The team consisted of Ryan, the keeper; Ashley and Tara, the defenders; the strikers, Scot and Jordan; and Lori playing the center.
With this use, we can think of the semicolon as a 'super-comma', providing a stronger separation than a regular comma in order to keep the sentence clear.
These are the ONLY times when a semicolon should be used.
Do not use them to
Intoduce a list
Separate introductory information
Separate an independent clause from a dependent clause (both sides of the semicolon must work as complete sentences)
A verb is a word that signifies an action or a state of being.
walk, dance, hope, be, lie, enjoy, remember, jump
Verbs are often found in groups with 'helping verbs' to form different tenses.
Verbs form the most important part of the predicate of a sentence.
Victor will go to school tomorrow.
By this time tomorrow, I will have been awake for 30 hours.
He was walking around the city all day yesterday.
Adverbs are words that modify a verb, an adjective, another adverb, or even a whole sentence.
They describe how, when, where, or to what extent something was done .
Adverbs are easy to spot because they usually end with 'ly'.
quickly, suddenly, really, greatly, very, kindly, well, fortunately, finally, furthermore
The student worked tirelessly on her final essay.
Fortunately, I was wearing my seatbelt when I had my accident.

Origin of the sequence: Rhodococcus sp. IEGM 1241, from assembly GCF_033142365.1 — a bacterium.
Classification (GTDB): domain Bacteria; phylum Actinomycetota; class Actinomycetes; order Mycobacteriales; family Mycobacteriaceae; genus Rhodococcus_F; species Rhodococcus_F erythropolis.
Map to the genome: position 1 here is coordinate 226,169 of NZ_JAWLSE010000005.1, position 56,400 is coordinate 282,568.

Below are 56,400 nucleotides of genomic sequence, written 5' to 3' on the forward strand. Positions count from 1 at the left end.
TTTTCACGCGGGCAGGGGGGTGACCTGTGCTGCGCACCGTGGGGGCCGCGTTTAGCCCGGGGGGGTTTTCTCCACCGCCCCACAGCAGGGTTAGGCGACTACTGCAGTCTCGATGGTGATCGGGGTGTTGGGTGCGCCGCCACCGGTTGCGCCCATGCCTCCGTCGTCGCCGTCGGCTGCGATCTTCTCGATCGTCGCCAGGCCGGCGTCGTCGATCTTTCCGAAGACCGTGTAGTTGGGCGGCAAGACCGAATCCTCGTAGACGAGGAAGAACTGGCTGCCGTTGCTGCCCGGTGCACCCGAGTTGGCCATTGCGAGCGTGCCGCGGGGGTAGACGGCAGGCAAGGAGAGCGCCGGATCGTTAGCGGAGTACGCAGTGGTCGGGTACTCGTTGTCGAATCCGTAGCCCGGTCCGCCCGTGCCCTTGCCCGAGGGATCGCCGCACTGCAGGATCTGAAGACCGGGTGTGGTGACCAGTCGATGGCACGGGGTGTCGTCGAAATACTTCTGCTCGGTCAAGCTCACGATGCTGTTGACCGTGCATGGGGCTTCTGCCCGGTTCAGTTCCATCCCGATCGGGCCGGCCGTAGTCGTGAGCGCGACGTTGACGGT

Finally, we turn our attention to this last slide.
I will arrive home tomorrow.
Alice performed well at her piano recital.
A preposition descibes an object's location in time, space, or logical relationship.
on, under, near, among, between, after, before, during, until, over, through, beneath
A 'prepositional phrase' consists of the preposition, its object, and any associated adjectives.
I dropped my book under the table.
I'm going to the concert after lunch.
In many cases, a prepositional phrase can act like an adverb, providing information about the verb (where or when).
A conjunction is a word that links words, phrases, or clauses together.
and, but, nor, for, yet, or, so, because, since, after, although, whether
Coordinating conjunctions (and, but, nor, for, yet, or, and so) can be used to link items on equal footing.
Subordinating conjunctions can link a dependent clause to an independent clause.
Because I went to the movies last night, I was tired for school this morning.
I had a sandwich for lunch and spaghetti for supper.
Mark has brown hair, but his parents are blonde.
When joining two independent clauses with a conjunction, they need to be separated with a comma.
My dog is black and white.